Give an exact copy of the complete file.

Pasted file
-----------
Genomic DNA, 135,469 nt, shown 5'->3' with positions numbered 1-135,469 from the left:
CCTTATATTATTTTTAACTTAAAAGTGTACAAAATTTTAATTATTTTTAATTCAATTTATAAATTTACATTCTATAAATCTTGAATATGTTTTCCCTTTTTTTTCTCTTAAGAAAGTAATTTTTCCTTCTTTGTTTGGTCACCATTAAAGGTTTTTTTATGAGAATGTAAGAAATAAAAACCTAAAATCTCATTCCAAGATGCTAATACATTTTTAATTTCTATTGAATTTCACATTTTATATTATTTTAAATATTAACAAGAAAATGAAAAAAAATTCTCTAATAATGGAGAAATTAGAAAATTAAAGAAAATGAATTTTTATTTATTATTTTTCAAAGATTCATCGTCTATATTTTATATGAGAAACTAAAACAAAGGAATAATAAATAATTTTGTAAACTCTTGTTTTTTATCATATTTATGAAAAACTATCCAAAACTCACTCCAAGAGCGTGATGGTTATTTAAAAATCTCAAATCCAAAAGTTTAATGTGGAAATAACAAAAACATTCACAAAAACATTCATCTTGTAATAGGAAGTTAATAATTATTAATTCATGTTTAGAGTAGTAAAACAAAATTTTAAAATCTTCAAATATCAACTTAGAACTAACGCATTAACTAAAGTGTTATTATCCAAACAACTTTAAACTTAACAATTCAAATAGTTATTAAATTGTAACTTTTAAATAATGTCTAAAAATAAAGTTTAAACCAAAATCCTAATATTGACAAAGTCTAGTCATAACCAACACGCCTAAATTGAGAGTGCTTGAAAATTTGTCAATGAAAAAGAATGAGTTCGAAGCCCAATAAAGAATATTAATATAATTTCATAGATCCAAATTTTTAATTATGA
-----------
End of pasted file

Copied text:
Genomic DNA, 135,469 nt, shown 5'->3' with positions numbered 1-135,469 from the left:
CCTTATATTATTTTTAACTTAAAAGTGTACAAAATTTTAATTATTTTTAATTCAATTTATAAATTTACATTCTATAAATCTTGAATATGTTTTCCCTTTTTTTTCTCTTAAGAAAGTAATTTTTCCTTCTTTGTTTGGTCACCATTAAAGGTTTTTTTATGAGAATGTAAGAAATAAAAACCTAAAATCTCATTCCAAGATGCTAATACATTTTTAATTTCTATTGAATTTCACATTTTATATTATTTTAAATATTAACAAGAAAATGAAAAAAAATTCTCTAATAATGGAGAAATTAGAAAATTAAAGAAAATGAATTTTTATTTATTATTTTTCAAAGATTCATCGTCTATATTTTATATGAGAAACTAAAACAAAGGAATAATAAATAATTTTGTAAACTCTTGTTTTTTATCATATTTATGAAAAACTATCCAAAACTCACTCCAAGAGCGTGATGGTTATTTAAAAATCTCAAATCCAAAAGTTTAATGTGGAAATAACAAAAACATTCACAAAAACATTCATCTTGTAATAGGAAGTTAATAATTATTAATTCATGTTTAGAGTAGTAAAACAAAATTTTAAAATCTTCAAATATCAACTTAGAACTAACGCATTAACTAAAGTGTTATTATCCAAACAACTTTAAACTTAACAATTCAAATAGTTATTAAATTGTAACTTTTAAATAATGTCTAAAAATAAAGTTTAAACCAAAATCCTAATATTGACAAAGTCTAGTCATAACCAACACGCCTAAATTGAGAGTGCTTGAAAATTTGTCAATGAAAAAGAATGAGTTCGAAGCCCAATAAAGAATATTAATATAATTTCATAGATCCAAATTTTTAATTATGA